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The Pragmatic Guide to GIT has the following "Git uses both to calculate the commit ID—a SHA-111 hash—that identifies each commit." in page 21.

And in page 22, I can use the following command to 'Configure Git to know who you are'.

git config --global smcho "Your Name"

When I ran it, I got the following error message.

error: key does not contain a section: smcho

What's wrong with this? I guess it has something to do with SHA-111 hash, but I don't know how to get it to be used with git.

ADDED

I thought user.name is to be replaced my name, not a section/parameter structured name. After changing that it works OK.

git config --global user.name "Your Name"
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I had the same wrong assumption about user.name. Looks just like placeholder text. That's kind of the real "answer" here. –  JVimes Oct 9 '14 at 5:30

1 Answer 1

up vote 21 down vote accepted

Not sure where "smcho" comes from, but the setting to set your name is user.name:

git config --global user.name "Your Name"

You can set your e-mail address too:

git config --global user.email "name@domain.example"

I guess the reason it complains about the lack of a section is that the name of the parameter to set probably needs to be in two parts: section.parameter_name (You can see the sections names within [] if you look in the configuration file, for example in .git/config).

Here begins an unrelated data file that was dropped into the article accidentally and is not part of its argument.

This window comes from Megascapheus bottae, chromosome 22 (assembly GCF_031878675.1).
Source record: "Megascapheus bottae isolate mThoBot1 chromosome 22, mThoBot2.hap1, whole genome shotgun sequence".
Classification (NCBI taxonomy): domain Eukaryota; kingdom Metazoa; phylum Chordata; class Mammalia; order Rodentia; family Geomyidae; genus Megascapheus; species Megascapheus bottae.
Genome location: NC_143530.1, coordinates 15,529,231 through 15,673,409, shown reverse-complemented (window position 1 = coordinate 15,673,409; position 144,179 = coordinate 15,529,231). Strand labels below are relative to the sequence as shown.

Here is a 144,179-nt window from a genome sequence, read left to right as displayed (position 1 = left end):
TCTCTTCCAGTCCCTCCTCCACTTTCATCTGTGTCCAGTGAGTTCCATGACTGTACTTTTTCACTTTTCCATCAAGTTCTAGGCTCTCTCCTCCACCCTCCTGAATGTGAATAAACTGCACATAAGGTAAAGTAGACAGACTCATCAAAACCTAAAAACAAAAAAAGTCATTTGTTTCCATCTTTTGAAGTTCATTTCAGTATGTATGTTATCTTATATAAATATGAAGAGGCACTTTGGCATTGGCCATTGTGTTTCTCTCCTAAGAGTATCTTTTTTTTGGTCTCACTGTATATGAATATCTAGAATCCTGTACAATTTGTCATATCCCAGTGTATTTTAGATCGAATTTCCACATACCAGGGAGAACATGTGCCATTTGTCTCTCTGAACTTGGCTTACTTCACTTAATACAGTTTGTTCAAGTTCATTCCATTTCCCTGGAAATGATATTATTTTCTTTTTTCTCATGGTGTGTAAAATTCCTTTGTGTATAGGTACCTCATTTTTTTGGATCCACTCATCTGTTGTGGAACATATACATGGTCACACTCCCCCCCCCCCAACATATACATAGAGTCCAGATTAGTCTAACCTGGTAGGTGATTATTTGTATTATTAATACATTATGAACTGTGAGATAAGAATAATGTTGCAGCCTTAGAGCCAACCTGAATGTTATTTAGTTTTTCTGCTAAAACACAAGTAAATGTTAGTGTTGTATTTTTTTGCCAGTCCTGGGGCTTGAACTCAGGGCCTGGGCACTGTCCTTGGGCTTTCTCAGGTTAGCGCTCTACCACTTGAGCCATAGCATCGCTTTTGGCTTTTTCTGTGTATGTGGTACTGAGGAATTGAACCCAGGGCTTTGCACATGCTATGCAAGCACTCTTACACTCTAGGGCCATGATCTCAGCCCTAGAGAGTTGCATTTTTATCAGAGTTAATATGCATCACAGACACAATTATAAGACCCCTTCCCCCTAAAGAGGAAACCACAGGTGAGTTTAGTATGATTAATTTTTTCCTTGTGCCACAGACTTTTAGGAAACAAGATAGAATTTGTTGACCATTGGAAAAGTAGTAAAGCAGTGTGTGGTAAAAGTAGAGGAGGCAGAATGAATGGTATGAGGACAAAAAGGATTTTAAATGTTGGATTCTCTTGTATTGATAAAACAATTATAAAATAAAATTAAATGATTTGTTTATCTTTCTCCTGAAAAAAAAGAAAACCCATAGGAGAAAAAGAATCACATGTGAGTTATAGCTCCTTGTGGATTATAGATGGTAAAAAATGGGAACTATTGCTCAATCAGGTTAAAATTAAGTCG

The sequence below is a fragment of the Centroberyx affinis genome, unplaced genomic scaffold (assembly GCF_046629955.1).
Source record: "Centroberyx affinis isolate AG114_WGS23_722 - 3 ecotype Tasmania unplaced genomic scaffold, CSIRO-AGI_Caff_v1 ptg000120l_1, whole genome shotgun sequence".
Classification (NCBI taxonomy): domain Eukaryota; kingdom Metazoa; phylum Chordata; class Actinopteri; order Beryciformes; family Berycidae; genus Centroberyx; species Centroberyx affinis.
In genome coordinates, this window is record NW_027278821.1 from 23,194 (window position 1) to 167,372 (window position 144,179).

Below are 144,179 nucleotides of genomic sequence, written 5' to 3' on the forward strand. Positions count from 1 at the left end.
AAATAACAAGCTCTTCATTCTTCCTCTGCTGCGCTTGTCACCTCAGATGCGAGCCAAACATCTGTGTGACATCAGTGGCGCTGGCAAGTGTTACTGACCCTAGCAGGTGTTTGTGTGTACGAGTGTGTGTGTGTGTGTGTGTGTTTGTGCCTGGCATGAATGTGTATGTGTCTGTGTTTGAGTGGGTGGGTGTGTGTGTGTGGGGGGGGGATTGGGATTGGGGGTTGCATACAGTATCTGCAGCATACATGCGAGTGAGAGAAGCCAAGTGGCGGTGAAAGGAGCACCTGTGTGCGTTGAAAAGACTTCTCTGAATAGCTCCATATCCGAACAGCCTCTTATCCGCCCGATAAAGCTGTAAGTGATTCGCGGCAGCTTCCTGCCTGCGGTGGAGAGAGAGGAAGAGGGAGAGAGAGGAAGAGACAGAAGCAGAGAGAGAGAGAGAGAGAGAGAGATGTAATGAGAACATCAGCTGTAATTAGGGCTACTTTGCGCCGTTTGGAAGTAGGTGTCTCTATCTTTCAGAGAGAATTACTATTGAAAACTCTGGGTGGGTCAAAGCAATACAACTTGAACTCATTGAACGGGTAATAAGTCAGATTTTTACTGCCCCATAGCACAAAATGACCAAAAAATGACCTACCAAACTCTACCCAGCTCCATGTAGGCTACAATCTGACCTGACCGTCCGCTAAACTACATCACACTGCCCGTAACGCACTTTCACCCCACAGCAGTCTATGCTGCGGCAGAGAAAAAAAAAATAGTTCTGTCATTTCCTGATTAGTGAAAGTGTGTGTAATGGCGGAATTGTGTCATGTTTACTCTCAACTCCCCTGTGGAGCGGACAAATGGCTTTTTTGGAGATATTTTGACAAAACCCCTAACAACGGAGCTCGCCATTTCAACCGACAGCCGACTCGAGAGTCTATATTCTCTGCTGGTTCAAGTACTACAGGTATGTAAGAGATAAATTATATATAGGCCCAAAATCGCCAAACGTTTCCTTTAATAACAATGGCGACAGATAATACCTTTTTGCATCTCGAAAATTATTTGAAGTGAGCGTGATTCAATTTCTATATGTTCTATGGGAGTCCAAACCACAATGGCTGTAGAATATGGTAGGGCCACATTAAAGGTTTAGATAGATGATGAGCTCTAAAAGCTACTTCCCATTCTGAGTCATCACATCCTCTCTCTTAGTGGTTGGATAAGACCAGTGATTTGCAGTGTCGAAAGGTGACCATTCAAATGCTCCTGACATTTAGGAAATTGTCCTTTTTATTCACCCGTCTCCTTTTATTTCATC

(None of this is specific to OSX as far as I'm aware.)

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You can also set the user.name and user.email fields on a per-repository basis. If you have the defaults set, just change into the directory with the .git folder and run the commands again without the --global flag. Came in useful for me when I started using GitHub, so I could hide my 'real' or work email address. –  Connor Glosser Aug 27 '10 at 2:43
    
@ConnorG, THANKS that is exactly what I was about to ask, and exactly for the same reason! –  Yar Oct 2 '10 at 20:06

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